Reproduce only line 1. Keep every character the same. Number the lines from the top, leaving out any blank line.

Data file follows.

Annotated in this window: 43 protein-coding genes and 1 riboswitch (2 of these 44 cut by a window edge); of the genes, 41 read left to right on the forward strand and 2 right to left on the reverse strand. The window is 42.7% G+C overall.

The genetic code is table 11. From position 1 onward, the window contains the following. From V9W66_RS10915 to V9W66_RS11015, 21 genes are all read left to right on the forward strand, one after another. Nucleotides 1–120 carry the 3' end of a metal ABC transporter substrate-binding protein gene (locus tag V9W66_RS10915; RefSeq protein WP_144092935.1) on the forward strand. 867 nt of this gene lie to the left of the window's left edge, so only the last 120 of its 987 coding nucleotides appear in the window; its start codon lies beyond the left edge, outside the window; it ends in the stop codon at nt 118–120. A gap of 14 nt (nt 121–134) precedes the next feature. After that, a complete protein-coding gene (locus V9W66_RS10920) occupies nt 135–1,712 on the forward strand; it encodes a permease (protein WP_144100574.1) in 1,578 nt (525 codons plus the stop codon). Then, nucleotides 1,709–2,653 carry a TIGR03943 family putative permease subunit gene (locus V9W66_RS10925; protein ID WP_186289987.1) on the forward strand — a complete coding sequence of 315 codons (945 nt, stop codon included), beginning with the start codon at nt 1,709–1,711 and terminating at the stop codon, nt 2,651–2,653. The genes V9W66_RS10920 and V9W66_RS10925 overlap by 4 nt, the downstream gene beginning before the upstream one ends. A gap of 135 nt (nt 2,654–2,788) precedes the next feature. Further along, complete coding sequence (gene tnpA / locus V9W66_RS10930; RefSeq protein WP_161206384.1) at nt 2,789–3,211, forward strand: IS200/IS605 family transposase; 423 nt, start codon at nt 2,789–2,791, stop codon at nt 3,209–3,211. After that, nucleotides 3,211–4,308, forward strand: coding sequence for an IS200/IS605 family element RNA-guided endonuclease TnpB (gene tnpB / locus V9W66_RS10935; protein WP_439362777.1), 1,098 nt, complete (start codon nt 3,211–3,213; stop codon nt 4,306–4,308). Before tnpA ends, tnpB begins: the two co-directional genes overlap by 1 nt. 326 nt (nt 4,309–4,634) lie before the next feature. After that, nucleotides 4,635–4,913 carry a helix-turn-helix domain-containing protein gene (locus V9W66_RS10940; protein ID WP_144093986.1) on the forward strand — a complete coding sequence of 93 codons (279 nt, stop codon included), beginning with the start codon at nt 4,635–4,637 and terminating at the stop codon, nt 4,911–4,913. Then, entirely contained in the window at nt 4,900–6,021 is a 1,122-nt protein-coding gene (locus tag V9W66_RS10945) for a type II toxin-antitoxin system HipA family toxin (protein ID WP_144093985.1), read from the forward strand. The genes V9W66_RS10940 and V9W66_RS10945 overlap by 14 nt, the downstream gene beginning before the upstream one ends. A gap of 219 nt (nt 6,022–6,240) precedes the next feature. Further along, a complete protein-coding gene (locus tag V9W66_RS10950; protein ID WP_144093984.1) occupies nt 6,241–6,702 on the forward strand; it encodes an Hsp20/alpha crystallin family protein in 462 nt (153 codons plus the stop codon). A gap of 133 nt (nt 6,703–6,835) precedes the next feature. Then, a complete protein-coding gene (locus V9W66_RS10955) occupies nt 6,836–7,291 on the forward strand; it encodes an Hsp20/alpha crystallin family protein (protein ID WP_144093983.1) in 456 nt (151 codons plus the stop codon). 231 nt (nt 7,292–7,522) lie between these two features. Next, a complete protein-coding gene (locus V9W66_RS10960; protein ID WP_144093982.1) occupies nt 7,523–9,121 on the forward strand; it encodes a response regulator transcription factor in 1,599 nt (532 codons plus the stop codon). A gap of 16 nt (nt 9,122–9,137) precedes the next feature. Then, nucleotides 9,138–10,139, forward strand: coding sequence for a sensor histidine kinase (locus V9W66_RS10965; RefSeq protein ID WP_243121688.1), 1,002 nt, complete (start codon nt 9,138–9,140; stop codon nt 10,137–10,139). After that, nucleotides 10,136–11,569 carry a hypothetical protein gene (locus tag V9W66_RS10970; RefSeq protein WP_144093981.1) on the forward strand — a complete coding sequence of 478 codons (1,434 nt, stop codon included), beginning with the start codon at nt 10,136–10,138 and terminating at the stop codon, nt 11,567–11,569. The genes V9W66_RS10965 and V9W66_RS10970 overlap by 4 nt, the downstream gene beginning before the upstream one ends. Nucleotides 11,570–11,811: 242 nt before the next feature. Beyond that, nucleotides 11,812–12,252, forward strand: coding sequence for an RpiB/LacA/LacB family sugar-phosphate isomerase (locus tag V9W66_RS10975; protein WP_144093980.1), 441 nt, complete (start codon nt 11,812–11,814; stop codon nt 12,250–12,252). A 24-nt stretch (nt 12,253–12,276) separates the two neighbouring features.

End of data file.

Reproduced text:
Annotated in this window: 43 protein-coding genes and 1 riboswitch (2 of these 44 cut by a window edge); of the genes, 41 read left to right on the forward strand and 2 right to left on the reverse strand. The window is 42.7% G+C overall.